In English, many things are named after a particular country – but have you ever wondered what those things are called in those countries?
1indignadoto be indignant — estar indignado
- indignant at sth/-ing
- he was indignant at the suggestion — la sugerencia lo indignó
- they felt indignant at receiving such a small reward — se indignaron al recibir tan mezquina recompensa
- don't look so indignant! — ¡no pongas esa cara de indignación!
- But my favourite character is without a doubt the indignant, motor-mouthed teenager.
- One of the tricks is to get indignant over a cause you can never win.
- Some were indignant at the treatment of a former head of state; others wanted to see justice take its course.
- Yet the same amount of indignant anger seems to have deserted them when it comes to their own colleagues.
- Consequently, Tessa wrote an angry and indignant letter to this newspaper denying that she had said any such thing.
- Part of me wishes that I could be like some of the loftier commentators and get all morally indignant about this.
- Jake had his arms crossed and was looking angry and indignant in that way only young teens can pull off.
- It would be too late to stride by, nose held high and glowing with indignant dislike, I had already said hello.
- If it was their child or grandchild whose life was being put at risk, they would be indignant enough - and quite rightly.
- He was indignant that we would even suggest that he was dirty.
- Many indignant customers led the vigilance officers straight to the errant trader who had got them in the soup.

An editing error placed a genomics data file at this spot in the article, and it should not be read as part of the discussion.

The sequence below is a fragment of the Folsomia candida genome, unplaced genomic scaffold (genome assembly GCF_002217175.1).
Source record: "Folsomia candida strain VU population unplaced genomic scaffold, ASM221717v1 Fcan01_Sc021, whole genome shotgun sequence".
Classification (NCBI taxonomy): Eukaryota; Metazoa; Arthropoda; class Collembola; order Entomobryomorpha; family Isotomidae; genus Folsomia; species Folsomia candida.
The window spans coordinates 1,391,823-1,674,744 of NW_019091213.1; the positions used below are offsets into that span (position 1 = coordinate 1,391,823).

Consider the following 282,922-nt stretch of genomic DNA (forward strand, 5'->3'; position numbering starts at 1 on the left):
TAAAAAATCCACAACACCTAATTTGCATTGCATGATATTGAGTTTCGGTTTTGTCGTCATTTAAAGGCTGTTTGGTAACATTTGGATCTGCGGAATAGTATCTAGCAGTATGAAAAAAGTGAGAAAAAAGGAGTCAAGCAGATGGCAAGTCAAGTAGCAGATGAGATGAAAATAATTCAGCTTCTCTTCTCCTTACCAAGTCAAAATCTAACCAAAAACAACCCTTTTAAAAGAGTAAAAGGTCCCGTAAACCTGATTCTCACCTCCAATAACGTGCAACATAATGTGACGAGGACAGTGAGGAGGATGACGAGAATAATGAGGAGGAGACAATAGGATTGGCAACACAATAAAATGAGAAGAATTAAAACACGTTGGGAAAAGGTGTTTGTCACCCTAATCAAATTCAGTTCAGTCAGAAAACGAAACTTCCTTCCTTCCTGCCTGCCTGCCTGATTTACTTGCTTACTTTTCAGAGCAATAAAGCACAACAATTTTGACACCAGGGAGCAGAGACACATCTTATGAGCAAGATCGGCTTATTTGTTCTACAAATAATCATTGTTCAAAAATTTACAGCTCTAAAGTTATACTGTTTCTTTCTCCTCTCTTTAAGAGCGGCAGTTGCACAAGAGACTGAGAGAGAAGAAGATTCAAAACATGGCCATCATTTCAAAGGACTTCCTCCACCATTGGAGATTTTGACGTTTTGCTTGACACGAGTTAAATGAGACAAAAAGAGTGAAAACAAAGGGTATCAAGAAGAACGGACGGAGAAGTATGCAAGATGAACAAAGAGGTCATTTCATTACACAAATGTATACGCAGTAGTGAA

- Some asked indignant questions about why his host in Japan was stinting the money required to send his body home.
- There is nothing worse than someone who is indignant and right.
- Brett sounded annoyed, indignant perhaps at his best friend having lied to him.
- People will turn a blind eye for the first few bits, but I think there would come a point where even customers would become indignant.
- A slight feeling of unease was quickly overthrown by indignant anger.
- I feel kind of indignant, like my laptop is wilfully ignoring me.
- Malcolm saw the indignant and angry expression on her face change to… he wasn't quite sure.
- It's an ending which leaves one indignant, and is clever in that respect.
- There was angry and indignant protest from two out of three mentioned.
English has borrowed many of the following foreign expressions of parting, so you’ve probably encountered some of these ways to say goodbye in other languages.
Many words formed by the addition of the suffix –ster are now obsolete - which ones are due a resurgence?
As their breed names often attest, dogs are a truly international bunch. Let’s take a look at 12 different dog breed names and their backstories.